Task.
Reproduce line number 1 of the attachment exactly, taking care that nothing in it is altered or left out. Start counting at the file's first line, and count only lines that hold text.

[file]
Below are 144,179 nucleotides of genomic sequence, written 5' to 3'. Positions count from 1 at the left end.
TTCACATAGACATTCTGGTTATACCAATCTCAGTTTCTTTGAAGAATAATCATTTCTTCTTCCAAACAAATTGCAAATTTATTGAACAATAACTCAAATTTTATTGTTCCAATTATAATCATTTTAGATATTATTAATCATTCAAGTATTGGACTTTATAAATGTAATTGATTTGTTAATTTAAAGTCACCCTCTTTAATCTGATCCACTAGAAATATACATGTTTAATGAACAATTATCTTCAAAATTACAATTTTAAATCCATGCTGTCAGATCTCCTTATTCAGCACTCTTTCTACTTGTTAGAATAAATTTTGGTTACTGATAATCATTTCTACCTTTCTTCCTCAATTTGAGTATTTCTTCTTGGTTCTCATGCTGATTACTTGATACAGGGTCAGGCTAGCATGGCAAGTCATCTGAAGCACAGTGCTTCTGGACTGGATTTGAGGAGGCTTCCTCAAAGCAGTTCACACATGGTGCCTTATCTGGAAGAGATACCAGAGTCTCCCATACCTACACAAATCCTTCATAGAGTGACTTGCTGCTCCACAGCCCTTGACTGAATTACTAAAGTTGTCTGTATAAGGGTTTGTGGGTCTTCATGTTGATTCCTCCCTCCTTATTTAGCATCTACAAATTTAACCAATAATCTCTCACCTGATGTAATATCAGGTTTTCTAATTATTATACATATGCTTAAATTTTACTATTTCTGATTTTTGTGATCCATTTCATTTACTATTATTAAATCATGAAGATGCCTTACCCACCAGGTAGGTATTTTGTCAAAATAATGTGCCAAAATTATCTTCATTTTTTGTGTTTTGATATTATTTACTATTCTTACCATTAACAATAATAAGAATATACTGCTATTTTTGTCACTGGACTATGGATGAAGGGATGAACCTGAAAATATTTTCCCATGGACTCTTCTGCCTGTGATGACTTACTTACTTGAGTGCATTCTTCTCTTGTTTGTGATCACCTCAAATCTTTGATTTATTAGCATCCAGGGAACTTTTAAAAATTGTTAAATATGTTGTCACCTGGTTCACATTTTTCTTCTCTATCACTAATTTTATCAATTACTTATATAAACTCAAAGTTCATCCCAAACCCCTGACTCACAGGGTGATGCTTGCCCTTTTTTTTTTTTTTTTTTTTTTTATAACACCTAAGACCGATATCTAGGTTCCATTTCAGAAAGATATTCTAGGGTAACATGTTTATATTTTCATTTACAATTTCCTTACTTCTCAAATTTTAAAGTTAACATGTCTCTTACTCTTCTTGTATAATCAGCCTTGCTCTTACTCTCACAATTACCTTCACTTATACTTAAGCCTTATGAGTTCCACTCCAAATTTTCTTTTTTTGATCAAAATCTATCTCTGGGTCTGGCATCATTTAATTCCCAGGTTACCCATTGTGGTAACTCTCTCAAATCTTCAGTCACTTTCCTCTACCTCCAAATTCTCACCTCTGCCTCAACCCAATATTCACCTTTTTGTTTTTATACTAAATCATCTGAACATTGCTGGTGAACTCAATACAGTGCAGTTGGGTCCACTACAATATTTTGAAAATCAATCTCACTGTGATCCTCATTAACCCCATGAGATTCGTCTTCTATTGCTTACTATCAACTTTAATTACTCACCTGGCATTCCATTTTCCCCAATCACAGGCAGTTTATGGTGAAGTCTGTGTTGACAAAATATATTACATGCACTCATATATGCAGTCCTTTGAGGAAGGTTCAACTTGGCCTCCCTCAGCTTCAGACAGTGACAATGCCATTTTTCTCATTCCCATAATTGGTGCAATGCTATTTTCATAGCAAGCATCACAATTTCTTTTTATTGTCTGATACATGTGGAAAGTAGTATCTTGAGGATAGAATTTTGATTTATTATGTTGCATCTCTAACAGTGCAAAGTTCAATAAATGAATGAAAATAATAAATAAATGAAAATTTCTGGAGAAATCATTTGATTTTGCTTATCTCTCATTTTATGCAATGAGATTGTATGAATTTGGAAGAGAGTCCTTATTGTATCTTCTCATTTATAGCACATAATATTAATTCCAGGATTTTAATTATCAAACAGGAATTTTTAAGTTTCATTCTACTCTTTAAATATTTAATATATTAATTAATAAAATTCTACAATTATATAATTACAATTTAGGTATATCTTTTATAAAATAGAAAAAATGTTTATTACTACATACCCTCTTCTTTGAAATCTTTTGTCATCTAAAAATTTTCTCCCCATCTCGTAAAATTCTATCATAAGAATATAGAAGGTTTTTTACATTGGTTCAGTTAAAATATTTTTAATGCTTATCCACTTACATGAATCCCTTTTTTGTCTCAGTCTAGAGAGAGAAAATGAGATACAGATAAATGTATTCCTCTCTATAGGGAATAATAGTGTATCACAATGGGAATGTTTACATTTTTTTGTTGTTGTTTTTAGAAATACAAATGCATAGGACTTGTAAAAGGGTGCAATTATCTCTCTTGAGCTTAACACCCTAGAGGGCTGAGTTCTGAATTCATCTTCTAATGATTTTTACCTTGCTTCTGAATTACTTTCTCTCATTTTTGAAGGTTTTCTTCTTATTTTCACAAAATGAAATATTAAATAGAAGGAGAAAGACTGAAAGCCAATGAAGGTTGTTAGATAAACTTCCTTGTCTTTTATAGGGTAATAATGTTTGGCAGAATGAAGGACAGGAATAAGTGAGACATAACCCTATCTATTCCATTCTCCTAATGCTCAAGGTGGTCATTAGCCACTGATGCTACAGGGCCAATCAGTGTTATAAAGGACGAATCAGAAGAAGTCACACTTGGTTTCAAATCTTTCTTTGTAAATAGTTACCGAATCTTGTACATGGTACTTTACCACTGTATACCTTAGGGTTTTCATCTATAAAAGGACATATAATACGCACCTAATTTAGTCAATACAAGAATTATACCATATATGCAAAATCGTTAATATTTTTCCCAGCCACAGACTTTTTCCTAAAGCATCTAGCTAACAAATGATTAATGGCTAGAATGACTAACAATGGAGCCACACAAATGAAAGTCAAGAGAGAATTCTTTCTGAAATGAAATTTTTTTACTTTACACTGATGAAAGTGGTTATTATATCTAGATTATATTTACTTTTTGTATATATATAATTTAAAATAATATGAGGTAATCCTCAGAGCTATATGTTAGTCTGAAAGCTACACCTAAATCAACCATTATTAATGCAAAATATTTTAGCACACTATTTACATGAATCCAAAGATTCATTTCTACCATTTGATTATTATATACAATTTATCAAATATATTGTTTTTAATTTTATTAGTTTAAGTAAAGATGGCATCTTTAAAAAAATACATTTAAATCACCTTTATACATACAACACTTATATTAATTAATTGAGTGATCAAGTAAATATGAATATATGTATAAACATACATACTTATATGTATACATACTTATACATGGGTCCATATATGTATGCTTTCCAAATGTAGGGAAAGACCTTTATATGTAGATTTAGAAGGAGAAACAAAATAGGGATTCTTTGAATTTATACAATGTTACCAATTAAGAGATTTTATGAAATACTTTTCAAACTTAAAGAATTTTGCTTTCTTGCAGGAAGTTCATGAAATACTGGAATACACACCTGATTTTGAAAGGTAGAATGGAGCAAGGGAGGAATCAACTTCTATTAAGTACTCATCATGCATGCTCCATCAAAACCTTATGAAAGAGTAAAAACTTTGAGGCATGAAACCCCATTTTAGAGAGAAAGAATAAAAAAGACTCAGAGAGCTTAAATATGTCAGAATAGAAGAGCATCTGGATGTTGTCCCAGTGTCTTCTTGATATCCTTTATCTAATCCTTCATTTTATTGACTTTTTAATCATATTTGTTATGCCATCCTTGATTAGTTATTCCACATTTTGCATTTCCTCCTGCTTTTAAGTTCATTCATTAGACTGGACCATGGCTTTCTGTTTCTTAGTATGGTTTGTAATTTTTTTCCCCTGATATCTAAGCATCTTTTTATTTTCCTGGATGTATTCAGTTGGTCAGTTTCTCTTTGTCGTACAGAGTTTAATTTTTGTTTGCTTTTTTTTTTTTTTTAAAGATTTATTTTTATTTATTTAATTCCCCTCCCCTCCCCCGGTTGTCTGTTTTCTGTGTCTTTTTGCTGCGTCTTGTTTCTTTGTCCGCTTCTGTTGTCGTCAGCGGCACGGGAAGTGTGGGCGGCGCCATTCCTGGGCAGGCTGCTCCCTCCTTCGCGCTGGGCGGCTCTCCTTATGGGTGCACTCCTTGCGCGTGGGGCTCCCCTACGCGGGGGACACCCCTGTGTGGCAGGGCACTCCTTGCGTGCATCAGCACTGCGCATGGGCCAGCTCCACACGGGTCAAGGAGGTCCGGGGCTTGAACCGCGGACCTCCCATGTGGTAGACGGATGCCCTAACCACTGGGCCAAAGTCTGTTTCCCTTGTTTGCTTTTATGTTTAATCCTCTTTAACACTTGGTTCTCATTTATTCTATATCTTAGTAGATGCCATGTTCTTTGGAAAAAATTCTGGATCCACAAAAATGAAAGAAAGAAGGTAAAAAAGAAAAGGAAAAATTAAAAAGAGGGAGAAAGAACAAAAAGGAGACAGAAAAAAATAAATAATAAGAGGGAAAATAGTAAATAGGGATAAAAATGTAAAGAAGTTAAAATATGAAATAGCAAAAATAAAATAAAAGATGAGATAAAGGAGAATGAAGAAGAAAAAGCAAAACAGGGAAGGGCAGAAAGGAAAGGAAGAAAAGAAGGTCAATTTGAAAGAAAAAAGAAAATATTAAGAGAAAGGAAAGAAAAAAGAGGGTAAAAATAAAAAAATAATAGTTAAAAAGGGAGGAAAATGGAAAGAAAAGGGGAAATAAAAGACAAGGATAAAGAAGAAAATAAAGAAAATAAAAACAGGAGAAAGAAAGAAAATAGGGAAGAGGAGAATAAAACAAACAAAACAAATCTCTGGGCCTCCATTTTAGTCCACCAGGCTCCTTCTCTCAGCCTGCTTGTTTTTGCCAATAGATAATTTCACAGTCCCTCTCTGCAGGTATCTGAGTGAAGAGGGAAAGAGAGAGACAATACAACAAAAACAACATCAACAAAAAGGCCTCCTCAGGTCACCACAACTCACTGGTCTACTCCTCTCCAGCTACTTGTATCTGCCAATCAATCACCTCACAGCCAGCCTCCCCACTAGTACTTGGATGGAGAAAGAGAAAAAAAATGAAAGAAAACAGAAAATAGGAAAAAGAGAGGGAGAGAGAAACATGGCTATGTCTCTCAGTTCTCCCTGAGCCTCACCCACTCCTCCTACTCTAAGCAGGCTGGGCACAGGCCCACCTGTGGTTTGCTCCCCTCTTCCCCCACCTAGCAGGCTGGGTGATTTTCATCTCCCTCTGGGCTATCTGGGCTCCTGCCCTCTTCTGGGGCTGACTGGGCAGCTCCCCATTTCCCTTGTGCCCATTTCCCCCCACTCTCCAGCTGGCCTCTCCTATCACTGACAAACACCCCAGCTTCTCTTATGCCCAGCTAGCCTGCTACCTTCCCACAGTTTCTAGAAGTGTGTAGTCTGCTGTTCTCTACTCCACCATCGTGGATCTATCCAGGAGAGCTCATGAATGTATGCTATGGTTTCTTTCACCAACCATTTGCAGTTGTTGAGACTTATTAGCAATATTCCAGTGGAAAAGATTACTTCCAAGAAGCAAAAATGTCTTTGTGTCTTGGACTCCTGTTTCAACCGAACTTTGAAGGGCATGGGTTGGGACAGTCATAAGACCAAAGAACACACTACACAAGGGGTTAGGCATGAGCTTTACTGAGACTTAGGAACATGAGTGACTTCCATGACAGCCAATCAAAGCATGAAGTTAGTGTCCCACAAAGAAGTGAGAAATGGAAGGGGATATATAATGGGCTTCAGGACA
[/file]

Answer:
Below are 144,179 nucleotides of genomic sequence, written 5' to 3'. Positions count from 1 at the left end.